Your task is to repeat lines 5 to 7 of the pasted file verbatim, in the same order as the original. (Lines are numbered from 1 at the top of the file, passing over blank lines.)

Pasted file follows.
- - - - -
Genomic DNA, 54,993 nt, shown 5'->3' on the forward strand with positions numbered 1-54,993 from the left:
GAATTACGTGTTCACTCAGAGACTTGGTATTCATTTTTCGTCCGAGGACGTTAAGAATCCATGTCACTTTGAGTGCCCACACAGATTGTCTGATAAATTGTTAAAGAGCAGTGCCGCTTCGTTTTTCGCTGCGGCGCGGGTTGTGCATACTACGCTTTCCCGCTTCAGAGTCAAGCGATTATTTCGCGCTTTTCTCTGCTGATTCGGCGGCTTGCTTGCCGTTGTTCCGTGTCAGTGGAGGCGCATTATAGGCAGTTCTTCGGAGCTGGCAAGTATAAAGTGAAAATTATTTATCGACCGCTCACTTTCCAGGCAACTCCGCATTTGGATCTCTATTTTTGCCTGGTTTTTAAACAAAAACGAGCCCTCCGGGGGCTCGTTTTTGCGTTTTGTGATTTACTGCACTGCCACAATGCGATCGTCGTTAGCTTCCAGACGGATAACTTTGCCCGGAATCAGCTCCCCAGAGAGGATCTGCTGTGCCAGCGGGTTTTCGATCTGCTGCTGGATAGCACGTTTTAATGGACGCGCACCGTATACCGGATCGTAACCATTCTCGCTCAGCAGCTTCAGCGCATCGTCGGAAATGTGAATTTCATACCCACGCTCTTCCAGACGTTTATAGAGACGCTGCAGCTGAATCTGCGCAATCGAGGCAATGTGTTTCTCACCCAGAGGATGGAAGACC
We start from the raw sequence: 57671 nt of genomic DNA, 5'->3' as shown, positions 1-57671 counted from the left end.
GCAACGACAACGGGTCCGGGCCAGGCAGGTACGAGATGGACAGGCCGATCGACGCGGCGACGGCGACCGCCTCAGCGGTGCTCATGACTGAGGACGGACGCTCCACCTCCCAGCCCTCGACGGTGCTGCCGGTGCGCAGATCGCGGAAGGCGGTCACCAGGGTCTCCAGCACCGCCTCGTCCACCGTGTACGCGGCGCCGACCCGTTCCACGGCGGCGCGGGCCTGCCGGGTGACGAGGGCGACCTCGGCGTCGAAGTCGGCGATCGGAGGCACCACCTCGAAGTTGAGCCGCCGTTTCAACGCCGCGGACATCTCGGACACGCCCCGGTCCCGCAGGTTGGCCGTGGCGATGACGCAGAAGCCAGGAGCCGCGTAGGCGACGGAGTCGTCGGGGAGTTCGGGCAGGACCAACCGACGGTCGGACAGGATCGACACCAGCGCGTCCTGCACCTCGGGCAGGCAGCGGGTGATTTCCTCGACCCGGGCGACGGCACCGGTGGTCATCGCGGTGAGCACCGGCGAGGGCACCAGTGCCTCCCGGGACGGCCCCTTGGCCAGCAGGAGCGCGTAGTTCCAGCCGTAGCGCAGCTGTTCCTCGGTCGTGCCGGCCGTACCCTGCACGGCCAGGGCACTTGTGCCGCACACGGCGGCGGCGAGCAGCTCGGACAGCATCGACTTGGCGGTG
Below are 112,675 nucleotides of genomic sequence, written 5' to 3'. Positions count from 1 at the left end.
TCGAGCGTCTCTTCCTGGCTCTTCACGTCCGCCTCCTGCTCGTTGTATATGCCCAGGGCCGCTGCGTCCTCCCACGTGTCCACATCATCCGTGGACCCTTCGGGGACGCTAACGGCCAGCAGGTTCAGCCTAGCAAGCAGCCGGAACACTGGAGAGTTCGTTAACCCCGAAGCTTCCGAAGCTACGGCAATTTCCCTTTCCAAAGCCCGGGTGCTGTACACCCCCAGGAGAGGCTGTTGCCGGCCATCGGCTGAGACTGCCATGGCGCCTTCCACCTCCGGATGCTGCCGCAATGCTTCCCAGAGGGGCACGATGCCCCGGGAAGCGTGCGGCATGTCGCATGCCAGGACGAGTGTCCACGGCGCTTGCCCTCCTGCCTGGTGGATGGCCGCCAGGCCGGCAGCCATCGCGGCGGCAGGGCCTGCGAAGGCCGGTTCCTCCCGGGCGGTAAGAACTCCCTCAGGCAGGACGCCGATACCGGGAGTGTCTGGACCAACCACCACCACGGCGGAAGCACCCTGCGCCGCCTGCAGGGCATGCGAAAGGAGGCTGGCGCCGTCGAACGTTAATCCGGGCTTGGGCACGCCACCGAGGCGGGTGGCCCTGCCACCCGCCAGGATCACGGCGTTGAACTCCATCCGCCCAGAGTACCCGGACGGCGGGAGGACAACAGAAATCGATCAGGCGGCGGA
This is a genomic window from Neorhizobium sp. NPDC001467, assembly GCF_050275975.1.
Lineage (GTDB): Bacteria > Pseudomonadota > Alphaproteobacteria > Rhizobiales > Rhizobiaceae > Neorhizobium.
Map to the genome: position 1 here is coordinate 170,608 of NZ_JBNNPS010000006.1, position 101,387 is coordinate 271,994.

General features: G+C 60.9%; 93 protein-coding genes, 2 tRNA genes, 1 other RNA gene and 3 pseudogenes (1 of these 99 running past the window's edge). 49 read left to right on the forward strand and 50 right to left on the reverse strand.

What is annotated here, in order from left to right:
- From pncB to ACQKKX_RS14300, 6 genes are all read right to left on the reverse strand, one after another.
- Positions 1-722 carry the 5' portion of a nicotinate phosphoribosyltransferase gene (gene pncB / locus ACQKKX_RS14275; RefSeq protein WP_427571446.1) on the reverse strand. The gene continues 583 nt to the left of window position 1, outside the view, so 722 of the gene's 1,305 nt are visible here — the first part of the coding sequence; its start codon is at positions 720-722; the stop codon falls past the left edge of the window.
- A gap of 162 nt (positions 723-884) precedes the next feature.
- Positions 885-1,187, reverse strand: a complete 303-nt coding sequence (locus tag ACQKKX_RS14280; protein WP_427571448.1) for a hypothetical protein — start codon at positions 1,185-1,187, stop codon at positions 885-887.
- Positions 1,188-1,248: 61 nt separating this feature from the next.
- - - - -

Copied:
Below are 112,675 nucleotides of genomic sequence, written 5' to 3'. Positions count from 1 at the left end.
TCGAGCGTCTCTTCCTGGCTCTTCACGTCCGCCTCCTGCTCGTTGTATATGCCCAGGGCCGCTGCGTCCTCCCACGTGTCCACATCATCCGTGGACCCTTCGGGGACGCTAACGGCCAGCAGGTTCAGCCTAGCAAGCAGCCGGAACACTGGAGAGTTCGTTAACCCCGAAGCTTCCGAAGCTACGGCAATTTCCCTTTCCAAAGCCCGGGTGCTGTACACCCCCAGGAGAGGCTGTTGCCGGCCATCGGCTGAGACTGCCATGGCGCCTTCCACCTCCGGATGCTGCCGCAATGCTTCCCAGAGGGGCACGATGCCCCGGGAAGCGTGCGGCATGTCGCATGCCAGGACGAGTGTCCACGGCGCTTGCCCTCCTGCCTGGTGGATGGCCGCCAGGCCGGCAGCCATCGCGGCGGCAGGGCCTGCGAAGGCCGGTTCCTCCCGGGCGGTAAGAACTCCCTCAGGCAGGACGCCGATACCGGGAGTGTCTGGACCAACCACCACCACGGCGGAAGCACCCTGCGCCGCCTGCAGGGCATGCGAAAGGAGGCTGGCGCCGTCGAACGTTAATCCGGGCTTGGGCACGCCACCGAGGCGGGTGGCCCTGCCACCCGCCAGGATCACGGCGTTGAACTCCATCCGCCCAGAGTACCCGGACGGCGGGAGGACAACAGAAATCGATCAGGCGGCGGA
This is a genomic window from Neorhizobium sp. NPDC001467, assembly GCF_050275975.1.